9:22 a.m.
Mike has laid the fire in the mouth of the oven: a tidy pyramid of crumpled newspaper, kindling and split logs. He waited for Isaac and me to show up before lighting it. Isaac lets Mike’s 12-year-old son, Will, do the honors. The oven’s draft must be good, because the fire leaps to life almost instantly. The shape of the oven and the size of its single opening are designed to draw in air along the floor, then conduct it around the curving back and roof of the dome before exhausting it at the top of the opening. Within minutes, fat tongues of flame are licking at the top of its mouth, reaching out. This fire will burn straight through the weekend, though not always in this oven: to bake bread, we’ll need to remove the burning logs and embers to a fire pit nearby — a concrete ring of partly buried sewer pipe — and then transfer them back. The most important cooking implement of the weekend will turn out to be a shovel.

10 a.m. While we wait for the oven to become hot enough to fire pizzas, Mike and Melissa break down the goat on the table outside. The rest of us mostly watch, lending a steadying hand from time to time. Ten days ago, Mike and I drove to the ranch to choose our animal and watch an itinerant butcher slaughter and dress it; Mike says the experience made him want to honor our goat by wasting as little of it as possible. Melissa is small but strong and has a sure hand with the hacksaw and the butcher knife; within 20 minutes the goat is transformed into considerably more appetizing cuts of meat: the baron, or hindquarters, and the saddle (both to be roasted for tonight’s dinner); two racks of ribs (for tomorrow’s lunch); the shoulders (destined for an overnight braise); and the scraps, which Anthony collects to make a sugo — a slow-cooked Italian meat sauce — for tonight’s first course and to make sausage for the pizzas. Mike cuts a few slivers from the loin and passes them around; a ceremonial tasting of the uncooked animal is, he explains, “a butcher’s privilege.” The raw meat is surprisingly sweet and tender. It’s so good, in fact, that we decide to make some crudo, or goat tartare, for an appetizer.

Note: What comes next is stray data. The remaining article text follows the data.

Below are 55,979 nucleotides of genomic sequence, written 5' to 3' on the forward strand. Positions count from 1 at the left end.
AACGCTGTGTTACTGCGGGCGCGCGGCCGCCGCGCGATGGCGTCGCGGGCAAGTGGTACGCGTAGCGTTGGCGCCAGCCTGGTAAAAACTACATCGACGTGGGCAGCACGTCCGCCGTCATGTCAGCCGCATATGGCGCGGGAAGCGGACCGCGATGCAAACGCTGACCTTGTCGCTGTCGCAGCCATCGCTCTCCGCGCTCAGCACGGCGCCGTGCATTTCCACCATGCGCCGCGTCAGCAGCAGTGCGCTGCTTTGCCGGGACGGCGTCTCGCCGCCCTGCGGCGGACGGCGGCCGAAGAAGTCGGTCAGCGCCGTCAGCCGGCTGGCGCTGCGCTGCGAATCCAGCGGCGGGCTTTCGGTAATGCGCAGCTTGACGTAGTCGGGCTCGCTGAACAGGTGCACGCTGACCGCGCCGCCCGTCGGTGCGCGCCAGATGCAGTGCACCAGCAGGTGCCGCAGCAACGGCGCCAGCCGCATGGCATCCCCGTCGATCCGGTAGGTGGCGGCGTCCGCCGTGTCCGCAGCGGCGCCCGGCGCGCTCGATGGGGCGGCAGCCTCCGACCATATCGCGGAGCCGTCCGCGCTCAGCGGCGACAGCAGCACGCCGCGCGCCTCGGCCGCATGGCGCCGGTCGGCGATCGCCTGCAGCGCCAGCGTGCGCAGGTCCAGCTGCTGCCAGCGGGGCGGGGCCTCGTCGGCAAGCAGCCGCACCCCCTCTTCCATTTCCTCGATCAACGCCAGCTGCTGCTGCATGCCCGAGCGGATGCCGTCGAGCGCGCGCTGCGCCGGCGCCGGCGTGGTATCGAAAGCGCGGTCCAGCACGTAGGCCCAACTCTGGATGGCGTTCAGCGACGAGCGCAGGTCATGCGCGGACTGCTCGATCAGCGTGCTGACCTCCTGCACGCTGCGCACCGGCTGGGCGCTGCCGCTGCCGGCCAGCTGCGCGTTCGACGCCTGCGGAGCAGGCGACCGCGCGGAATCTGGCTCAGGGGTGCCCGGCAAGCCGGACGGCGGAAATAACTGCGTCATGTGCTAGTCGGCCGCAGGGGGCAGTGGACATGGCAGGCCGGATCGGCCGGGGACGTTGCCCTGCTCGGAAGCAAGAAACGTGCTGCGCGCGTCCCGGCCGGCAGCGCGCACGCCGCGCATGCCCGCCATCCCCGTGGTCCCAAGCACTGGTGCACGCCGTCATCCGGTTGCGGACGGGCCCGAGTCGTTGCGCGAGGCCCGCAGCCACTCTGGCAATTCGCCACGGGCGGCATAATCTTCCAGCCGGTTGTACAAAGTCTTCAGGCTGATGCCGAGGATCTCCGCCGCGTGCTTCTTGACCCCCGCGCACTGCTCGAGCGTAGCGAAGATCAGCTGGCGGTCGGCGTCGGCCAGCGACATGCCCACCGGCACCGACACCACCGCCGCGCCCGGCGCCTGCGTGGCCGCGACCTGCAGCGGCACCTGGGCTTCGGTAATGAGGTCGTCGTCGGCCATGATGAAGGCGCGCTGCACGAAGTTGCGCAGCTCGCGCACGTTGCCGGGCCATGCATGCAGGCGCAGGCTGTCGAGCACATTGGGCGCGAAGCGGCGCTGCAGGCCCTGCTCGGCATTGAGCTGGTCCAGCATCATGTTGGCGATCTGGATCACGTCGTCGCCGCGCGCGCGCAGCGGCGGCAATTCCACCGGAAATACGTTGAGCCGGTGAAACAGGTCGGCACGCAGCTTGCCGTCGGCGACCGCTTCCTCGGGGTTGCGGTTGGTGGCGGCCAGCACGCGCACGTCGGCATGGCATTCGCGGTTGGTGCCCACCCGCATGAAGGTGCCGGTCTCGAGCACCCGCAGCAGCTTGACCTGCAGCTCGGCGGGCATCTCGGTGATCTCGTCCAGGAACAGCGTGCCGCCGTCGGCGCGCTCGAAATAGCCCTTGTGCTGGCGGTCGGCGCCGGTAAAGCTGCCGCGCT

11 a.m. We break into small groups to prep for lunch, some of us working inside in the kitchen, others outside at the big table. Everybody is chopping and chatting — those of us who know one another, catching up; those of us who don’t, getting acquainted. My lunchtime job is to assemble, with Isaac’s help, a shaved vegetable salad — a julienne of everything that the farmer at Hudson Ranch, Scott Boggs, picked for us: fennel, carrots, radishes, cabbage, summer squash and green beans, all tossed with lemon juice, olive oil, pounded garlic, fresh herbs and salt. Over the top, I shave a few papery slices of fresh porcini and Parmesan. In the kitchen, Melissa is simmering a stock made from the goat’s head, organs and bones while Anthony is grinding meat for sausage, sprinkling it with fennel pollen. Out by the fire, Chad, the baker, is starting to stretch his pizza dough, which he mixed last night.

1 p.m. Using a thermometer gun, which measures the temperature wherever you aim its infrared beam, Chad has determined that the floor of the oven is between 700 and 900 degrees, hot enough to cook a pizza in four or five minutes. He invites people over to make their pizzas from a variety of toppings that Melissa, Anthony and Mike prepared: sautéed squid, several kinds of cheese, goat sausage, morels, porcini, chopped herbs and green and yellow coins of summer squash. Chad shows us how to stretch a ball of dough over our fists and rotate it until it is paper thin. After we decorate our pies, Melissa, who ran the pizza oven at Chez Panisse for six years, shows us how to use the long-handled paddle to quarter-turn the pie in the oven as soon as the section of crust nearest the burning logs begins to balloon and blister. I think of professional chefs as control freaks, but Melissa and Chad are happy to let go and let everyone try their hand. So what if some of the pizzas aren’t perfect circles? Isaac makes a goat-sausage-and-mushroom pizza that he declares the best he’s ever tasted. I have to agree: Chad’s crust is crisp but with a chewy interior, and all the toppings are nicely inflected by wood smoke.